Therefore, role models play a significant role in children by aiding them in shaping their behaviors and reaching different decisions as they grow according to Erikson’s theory of personal development. Momma and Vivian are influential role models in Maya’s life, and their positive attitude brings Maya’s comprehension of the strength and potential of hardworking women of color. Momma is an understanding, strong, loving, and caring woman, and these qualities earned her respect in the white community. Vivian is an independent, confident, fair, and beautiful black woman, which influences Maya to see confidence and beauty among all African American women. Momma and Vivian’s contrasting attributes of life inspire Maya to become self-aware about the independence of black women as she grows. Even though Maya faced racism and segregation against African Americans, she also saw how black women could cope with all hardship successfully.

Havighurst’s Development Theory

All stages in personal development are critical in the formation of the adult individual. According to Havighurst’s theory of human development, every person develops through eight stages, including infancy and early childhood, middle childhood, adolescence, early adulthood, middle adulthood, and later maturity (Hurrelmann & Quenzel, 2018). A person should make efforts to pass to the next stage, which is the challenging process (Rathus, Rogerson, & Berk, 2021). Many people have to cope with lack of parental care, assaults, and abuse while adults evade their responsibilities. The problems on every stage are different, and they correspond to the abilities of the person to solve them. Therefore, it is inevitable that every individual should strive to get out of challenges that come their way to gain victory.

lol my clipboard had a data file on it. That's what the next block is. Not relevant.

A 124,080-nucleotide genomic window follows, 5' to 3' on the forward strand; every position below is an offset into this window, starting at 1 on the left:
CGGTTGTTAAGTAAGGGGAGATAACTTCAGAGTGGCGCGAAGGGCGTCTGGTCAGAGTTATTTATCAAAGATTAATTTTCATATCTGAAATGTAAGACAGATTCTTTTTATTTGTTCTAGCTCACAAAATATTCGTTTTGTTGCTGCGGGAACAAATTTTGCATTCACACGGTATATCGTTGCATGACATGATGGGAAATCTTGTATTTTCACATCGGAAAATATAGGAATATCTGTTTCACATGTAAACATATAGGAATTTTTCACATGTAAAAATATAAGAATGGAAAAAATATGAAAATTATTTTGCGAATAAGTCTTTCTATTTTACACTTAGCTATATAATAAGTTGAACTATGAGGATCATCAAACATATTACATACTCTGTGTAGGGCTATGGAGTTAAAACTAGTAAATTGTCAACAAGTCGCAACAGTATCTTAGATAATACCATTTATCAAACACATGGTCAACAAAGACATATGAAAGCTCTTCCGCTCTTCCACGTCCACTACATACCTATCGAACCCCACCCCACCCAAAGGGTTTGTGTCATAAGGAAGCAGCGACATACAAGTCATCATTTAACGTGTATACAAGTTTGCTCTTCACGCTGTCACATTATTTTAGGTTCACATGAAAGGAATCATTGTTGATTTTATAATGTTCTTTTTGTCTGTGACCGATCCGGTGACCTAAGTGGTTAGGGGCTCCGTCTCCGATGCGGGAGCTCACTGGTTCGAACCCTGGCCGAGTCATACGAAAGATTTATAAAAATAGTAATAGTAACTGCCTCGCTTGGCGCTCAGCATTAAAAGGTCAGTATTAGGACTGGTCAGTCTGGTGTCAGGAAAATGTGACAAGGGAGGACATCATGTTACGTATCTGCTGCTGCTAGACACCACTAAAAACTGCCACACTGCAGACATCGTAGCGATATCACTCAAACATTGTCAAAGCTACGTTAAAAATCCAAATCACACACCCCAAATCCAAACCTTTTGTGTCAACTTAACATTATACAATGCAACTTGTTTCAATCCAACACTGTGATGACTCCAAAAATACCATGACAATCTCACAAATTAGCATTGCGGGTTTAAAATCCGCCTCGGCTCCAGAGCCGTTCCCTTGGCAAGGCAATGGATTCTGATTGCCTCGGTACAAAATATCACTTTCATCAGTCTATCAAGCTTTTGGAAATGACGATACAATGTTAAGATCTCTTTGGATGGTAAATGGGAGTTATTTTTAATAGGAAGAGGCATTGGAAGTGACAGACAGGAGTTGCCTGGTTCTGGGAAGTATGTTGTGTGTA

As it was already mentioned, person’s adult character is attributed to ugly and beautiful childhood experiences. African Americans were segregated and discriminated against in the white society, and Maya saw it. She describes this experience in the following way: “One more woman ambushed and raped. A Black boy whipped and maimed…a white woman slapping her maid for being forgetful” (Angelou, 2015, p. 131). Maya lived with her grandmother in the South, and black people were not regarded as humans and equals in the white society. Dehumanizing and racist quotes were prevalent such as the presumption that black people are the lowest hierarchy of beings, a class higher than the apes (Angelou, 2015). Whites were deemed superior to African Americans to the extent that white girls from town could come and assault Maya’s grandmother. Maya saw African Americans stripped of their human image and qualities such as education and life. It is hurtful to see how white make fun of dead black men. White men always grinned as they stood looking at the dead bodies of black men.